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Natsu Onoda Power at Baltimore Center Stage

A Story of Love and Friendship

Natsu Onoda Power Discusses The White Snake and Mary Zimmerman


February 8, 2017Natsu Onoda Power is a creative force who is hard to classify. The Washington, DC-based artist is an author, playwright, adapter, director, designer, illustrator, and professor.

She recently directed Wind Me Up, Maria! A Go-Go Musical at Georgetown University; The T Party (which she also wrote) at Forum Theatre and Company One Theater Boston; A Trip to the Moon (which she wrote and illustrated) at Synetic Theatre; and the Elliot Norton Award-winning Astro Boy and the God of Comics (which she wrote) at Studio Theatre and Company One Theatre.

As an associate professor in Georgetown’s Theater and Performance Studies program, she has staged adaptations of non-dramatic texts, such as War with the Newts by Karel Capek, On the Origin of Species by Charles Darwin, The Omnivore’s Dilemma by Michael Pollan, and Madness and Civilization by Michel Foucault.

She is also the author of God of Comics: Osamu Tezuka and the Creation of Post World War II Manga.

Taking the Director’s Chair in a Brand New Theater

At Baltimore Center Stage, Natsu is directing The White Snake. As the first production in the re-designed Head Theater, the show marks the grand re-opening of the historic building after a $28 million renovation.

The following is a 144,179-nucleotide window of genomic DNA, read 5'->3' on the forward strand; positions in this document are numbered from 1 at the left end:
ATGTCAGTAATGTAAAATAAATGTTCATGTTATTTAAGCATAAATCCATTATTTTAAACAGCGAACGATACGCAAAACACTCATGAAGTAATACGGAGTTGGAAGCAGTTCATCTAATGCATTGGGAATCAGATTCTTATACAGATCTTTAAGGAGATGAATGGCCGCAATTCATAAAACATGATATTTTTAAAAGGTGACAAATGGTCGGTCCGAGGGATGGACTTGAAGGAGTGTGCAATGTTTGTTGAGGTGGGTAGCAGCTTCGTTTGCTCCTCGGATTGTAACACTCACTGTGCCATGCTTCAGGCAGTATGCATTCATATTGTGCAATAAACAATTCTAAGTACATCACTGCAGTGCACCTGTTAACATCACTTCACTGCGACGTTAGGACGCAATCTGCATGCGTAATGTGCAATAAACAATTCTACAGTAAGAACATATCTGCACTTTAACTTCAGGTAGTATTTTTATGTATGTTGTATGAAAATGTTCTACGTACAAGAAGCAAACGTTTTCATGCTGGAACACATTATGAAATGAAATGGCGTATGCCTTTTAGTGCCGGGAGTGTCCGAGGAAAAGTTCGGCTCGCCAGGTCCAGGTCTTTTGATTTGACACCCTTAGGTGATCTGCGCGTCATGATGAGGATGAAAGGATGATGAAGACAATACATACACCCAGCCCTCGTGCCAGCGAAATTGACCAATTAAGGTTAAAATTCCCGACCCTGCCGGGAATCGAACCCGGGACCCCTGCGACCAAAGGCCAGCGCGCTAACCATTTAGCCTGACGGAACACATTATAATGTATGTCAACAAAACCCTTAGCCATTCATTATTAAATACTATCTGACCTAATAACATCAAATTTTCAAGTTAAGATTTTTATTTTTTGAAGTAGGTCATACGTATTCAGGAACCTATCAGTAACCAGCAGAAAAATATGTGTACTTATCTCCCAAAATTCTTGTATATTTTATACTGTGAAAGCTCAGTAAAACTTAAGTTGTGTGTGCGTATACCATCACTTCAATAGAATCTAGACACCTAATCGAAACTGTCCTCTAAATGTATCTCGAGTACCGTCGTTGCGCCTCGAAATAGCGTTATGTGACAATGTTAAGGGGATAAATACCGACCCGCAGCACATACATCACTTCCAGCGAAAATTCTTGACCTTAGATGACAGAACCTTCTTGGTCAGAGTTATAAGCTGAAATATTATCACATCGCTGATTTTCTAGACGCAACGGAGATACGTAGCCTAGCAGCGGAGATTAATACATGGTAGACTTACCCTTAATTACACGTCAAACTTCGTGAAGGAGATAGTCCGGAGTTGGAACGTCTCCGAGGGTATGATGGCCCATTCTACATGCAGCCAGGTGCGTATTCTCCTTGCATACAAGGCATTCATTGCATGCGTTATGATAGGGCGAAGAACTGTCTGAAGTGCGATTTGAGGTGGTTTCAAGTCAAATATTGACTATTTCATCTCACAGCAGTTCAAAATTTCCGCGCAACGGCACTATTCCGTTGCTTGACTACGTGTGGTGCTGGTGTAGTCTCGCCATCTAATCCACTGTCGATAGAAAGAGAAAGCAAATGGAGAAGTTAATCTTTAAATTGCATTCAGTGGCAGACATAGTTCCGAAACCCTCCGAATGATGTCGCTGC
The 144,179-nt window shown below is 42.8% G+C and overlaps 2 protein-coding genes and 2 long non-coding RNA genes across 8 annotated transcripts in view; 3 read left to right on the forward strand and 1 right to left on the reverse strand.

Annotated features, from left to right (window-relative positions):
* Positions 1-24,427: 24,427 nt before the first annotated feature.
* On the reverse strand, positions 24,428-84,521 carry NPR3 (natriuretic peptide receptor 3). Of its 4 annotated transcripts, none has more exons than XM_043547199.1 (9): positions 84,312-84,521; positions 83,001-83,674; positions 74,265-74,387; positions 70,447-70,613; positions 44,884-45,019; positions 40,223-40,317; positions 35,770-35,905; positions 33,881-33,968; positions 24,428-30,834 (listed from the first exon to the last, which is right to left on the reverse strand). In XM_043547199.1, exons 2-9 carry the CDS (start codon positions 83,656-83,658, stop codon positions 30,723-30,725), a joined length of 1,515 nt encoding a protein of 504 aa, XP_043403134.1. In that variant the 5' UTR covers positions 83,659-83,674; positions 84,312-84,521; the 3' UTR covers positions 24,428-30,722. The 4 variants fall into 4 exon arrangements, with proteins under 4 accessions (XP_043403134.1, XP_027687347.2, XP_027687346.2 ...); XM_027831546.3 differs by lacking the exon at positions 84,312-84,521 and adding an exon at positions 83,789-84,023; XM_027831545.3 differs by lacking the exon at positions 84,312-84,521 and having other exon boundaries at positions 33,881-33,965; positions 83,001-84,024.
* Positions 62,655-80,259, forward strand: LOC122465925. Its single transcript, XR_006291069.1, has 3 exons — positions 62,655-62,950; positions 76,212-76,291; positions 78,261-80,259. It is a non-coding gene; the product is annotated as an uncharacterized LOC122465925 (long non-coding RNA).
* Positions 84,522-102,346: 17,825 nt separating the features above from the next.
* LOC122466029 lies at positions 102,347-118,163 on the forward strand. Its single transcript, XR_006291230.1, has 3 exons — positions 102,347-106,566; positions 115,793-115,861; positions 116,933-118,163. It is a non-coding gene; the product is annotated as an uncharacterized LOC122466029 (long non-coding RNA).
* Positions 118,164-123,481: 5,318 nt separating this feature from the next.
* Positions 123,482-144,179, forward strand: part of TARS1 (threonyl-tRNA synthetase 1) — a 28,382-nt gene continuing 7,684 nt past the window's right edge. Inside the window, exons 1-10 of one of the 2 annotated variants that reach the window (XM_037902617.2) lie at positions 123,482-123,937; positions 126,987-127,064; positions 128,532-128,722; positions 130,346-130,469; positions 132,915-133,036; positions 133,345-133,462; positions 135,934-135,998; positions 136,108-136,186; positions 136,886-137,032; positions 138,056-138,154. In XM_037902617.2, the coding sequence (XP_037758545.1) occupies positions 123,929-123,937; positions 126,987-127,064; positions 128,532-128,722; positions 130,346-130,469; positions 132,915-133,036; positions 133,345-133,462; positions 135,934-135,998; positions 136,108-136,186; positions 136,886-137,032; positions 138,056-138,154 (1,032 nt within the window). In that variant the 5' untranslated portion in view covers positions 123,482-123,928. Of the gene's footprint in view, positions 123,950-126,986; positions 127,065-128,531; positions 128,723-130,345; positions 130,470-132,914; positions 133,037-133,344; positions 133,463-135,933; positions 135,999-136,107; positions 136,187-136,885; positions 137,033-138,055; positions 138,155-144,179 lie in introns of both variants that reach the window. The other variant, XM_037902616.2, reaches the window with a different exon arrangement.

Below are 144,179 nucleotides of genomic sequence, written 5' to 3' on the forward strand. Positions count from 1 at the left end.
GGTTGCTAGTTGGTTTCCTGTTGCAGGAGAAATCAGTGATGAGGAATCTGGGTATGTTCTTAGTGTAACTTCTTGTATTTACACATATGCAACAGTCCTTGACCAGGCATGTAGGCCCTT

Originating from the ancient Chinese fable and adapted for the stage by Mary Zimmerman, The White Snake tells the story of animal spirits White Snake and Green Snake, who take human form as a beautiful woman and her sly servant. White Snake soon falls passionately in love with a poor pharmacist’s assistant, but their relationship is reviled by a conservative monk and tragedy lurks behind their newfound happiness.    

Here, Natsu discusses her approach to directing The White Snake and her relationship with Mary Zimmerman.

What is your vision for the production?

I just want to serve this beautiful play. One thing that’s important is that we don’t make it precious or entirely exotic. We need to relate to this story.  

Mary Zimmerman—recipient of a 1998 MacArthur Fellowship, the 2002 Tony Award for Best Director of a Play, and numerous Jeff Awards—is a mentor of yours. What is it like to work with her? What have you learned most?

She knows me better than most people in the world; she has known me since I was 20 years old. She is someone I always turn to if I have any kind of personal, professional, or artistic dilemma. Ironically, I haven’t really worked with her in a professional context. Most of our interactions have been as friends who miraculously share the same values and sentiments about a lot of things, despite our differences in background.  

How does your relationship with Mary influence your work on The White Snake?

The story of Mary and myself is like the story of White Snake and Green Snake. Mary is the White Snake to my Greenie, who says to White Snake in the play: “I have hundreds of years before I reach your level.” I admire her and love her, and at the same time she is my best friend.  I can tell her everything without ever worrying about her judging me—she knows my deepest and darkest secrets!